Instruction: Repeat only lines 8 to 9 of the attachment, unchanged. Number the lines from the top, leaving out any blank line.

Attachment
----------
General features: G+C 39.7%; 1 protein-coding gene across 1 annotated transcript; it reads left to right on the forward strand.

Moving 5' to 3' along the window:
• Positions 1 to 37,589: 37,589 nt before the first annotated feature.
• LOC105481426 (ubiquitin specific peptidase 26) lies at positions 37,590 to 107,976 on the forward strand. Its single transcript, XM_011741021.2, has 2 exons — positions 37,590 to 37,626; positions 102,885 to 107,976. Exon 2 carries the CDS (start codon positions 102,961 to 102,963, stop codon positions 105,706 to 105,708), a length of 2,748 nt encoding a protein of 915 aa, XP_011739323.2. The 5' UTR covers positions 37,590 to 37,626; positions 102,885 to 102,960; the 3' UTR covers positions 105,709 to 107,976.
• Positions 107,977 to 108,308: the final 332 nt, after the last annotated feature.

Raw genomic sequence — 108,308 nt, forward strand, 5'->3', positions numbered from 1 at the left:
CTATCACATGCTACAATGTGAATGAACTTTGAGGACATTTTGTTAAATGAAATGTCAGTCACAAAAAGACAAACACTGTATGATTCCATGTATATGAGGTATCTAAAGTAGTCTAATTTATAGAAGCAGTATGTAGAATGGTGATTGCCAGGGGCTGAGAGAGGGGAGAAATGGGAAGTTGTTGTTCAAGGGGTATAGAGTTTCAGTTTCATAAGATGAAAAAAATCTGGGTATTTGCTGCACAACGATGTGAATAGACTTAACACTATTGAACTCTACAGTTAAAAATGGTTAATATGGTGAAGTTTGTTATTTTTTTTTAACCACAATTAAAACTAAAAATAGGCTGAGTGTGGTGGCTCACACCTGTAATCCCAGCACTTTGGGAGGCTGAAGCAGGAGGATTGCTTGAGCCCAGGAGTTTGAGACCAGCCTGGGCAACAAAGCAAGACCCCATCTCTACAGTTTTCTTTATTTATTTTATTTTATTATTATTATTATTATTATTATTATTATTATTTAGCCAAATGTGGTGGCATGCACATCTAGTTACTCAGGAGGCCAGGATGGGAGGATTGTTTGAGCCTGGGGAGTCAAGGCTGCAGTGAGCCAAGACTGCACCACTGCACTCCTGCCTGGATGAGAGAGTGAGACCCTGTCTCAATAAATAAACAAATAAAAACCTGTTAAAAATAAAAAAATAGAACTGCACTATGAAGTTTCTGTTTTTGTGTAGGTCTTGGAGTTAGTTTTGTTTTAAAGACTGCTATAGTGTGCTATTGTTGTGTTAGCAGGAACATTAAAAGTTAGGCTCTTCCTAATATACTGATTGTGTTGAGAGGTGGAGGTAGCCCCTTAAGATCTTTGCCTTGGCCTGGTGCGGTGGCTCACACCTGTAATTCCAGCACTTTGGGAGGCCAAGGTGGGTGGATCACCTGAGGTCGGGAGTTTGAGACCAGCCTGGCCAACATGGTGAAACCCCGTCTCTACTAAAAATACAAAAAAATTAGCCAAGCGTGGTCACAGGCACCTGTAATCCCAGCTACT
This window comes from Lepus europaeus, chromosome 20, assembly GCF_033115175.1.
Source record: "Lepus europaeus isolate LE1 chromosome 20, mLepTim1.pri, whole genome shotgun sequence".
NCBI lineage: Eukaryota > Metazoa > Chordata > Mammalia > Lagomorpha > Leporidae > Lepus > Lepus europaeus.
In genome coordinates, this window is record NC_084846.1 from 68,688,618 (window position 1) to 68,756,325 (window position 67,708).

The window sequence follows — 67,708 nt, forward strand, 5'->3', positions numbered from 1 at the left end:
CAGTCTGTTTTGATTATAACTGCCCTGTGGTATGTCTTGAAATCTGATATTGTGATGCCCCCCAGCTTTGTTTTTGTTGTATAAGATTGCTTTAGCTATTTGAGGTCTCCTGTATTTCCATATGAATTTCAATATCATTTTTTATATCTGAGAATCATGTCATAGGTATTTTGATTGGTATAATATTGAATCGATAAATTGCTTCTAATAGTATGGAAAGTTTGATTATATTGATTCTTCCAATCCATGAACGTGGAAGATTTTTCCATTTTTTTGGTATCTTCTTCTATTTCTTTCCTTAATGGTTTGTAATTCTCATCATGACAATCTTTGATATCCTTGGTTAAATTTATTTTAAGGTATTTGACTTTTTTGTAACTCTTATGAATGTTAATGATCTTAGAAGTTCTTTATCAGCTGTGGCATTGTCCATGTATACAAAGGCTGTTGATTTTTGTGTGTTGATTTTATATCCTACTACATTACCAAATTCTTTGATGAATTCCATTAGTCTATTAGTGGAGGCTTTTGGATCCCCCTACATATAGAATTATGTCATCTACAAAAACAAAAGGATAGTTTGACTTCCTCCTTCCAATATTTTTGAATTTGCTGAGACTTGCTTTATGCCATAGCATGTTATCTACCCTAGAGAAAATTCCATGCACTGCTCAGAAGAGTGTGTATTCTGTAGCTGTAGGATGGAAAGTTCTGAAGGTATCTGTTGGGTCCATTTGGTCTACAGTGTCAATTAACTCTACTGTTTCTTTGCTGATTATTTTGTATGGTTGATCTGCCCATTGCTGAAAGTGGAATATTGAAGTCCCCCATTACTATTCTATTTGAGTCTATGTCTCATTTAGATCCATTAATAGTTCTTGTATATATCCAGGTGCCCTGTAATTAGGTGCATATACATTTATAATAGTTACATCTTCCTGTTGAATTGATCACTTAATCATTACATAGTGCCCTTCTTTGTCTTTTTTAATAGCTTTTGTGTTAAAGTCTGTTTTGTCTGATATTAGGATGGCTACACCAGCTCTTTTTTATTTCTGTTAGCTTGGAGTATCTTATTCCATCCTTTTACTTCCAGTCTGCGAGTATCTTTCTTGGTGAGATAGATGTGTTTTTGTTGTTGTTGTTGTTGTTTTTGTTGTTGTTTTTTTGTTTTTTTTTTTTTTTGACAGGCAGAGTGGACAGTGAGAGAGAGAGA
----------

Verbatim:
This window comes from Lepus europaeus, chromosome 20, assembly GCF_033115175.1.
Source record: "Lepus europaeus isolate LE1 chromosome 20, mLepTim1.pri, whole genome shotgun sequence".